Genome-wide analysis of factors regulating gene expression in liver

Andreas Teufel, Arndt Weinmann, Markus Krupp, Matthias Budinger, Peter R Galle
Gene 2007 March 15, 389 (2): 114-21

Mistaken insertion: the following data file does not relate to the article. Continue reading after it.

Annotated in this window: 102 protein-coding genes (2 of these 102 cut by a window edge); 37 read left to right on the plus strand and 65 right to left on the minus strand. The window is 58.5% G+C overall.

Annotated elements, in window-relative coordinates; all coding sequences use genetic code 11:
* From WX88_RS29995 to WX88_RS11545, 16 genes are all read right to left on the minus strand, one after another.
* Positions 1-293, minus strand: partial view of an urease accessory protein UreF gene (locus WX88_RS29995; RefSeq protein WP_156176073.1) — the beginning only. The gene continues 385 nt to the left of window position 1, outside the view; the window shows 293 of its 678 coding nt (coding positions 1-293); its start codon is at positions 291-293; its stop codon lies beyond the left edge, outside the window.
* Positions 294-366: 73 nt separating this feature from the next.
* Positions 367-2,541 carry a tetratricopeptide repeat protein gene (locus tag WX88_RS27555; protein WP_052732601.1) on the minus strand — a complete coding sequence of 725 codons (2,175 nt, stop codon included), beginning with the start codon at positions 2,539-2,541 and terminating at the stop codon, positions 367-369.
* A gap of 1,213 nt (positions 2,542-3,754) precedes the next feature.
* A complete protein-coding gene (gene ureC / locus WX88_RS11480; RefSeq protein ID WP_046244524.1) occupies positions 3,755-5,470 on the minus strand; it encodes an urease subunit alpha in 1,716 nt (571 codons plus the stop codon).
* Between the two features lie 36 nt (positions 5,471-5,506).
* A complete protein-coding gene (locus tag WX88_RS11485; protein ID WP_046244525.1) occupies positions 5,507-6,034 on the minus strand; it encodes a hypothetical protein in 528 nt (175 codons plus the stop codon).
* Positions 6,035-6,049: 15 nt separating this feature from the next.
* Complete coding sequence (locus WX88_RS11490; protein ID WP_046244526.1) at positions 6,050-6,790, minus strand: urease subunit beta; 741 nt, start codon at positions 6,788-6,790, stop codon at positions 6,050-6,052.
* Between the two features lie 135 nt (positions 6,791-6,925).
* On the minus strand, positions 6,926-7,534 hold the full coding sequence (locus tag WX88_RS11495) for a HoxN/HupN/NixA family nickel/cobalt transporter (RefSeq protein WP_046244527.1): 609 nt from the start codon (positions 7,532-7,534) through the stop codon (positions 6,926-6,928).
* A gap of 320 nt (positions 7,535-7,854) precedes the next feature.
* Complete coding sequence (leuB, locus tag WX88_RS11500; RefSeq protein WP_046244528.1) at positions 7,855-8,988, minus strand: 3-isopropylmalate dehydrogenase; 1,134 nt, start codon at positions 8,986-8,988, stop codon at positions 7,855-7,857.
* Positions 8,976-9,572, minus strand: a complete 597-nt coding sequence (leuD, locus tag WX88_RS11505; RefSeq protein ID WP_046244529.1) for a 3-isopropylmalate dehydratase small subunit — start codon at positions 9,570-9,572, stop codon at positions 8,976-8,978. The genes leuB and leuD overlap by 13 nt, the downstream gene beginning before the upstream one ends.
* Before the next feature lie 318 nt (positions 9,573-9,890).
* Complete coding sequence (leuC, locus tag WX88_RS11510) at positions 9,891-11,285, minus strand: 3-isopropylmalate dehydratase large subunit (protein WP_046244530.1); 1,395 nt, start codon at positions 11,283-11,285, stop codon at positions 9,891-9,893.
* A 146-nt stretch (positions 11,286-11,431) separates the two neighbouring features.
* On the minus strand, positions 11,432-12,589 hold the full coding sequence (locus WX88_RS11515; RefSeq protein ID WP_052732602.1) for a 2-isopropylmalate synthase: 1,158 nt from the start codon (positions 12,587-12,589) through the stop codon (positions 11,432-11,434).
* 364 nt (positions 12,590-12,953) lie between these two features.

In recent decades, multiple individual genes have been studied with respect to their level of expression in liver tissue and in many cases substantial progress has been made in identifying individual factors promoting gene expression in liver. However, the overall picture is still undefined and general rules or factors regulating gene expression in liver have not yet been established. Thus, a genome-wide screen for factors regulating gene expression in liver is of high interest, as it may reveal common regulatory mechanisms for most genes highly expressed in liver. These factors represent potential new targets in liver disease associated with differential gene expression. Using a novel bioinformatics approach, we have performed a genome-wide, bioinformatic screen to identify genetic factors regulating gene expression in liver. As the expression of an individual gene is generally driven by its promoter activity, we compared the level of expression to individual promoter sequences. Expression data of 15,704 individual genes in 12 tissues were obtained from a normal tissue microarray dataset. The genes were subsequently divided into two groups, according to whether or not their highest expression level was found in liver tissue. Scanning 1000 bp upstream of the transcription start of each individual gene and using the PromoterScan algorithm, we were able to identify a total of 7042 promoters containing a total of 241,984 transcription factors. To eliminate the possibility that currently unknown transcription factors may be crucial to liver expression regulation, we investigated all possible nucleotide combinations of 8 bp and 10 bp which we reasoned may serve as novel binding sites for transcription factors. In both screens we did not detect any significant, biologically relevant differences in numbers of transcription factors and binding sites between the two groups. Furthermore, we excluded possible differences in distribution of TATA-boxes or CpG islands as well as differences in nucleotide composition of RNA sequences or amino acid composition of transcribed protein sequences. We conclude that the existence of central, superordinated regulatory factors in liver gene expression is unlikely and that expression of individual genes in liver is more likely to be dependent on individual combinations of regulating factors for each gene.

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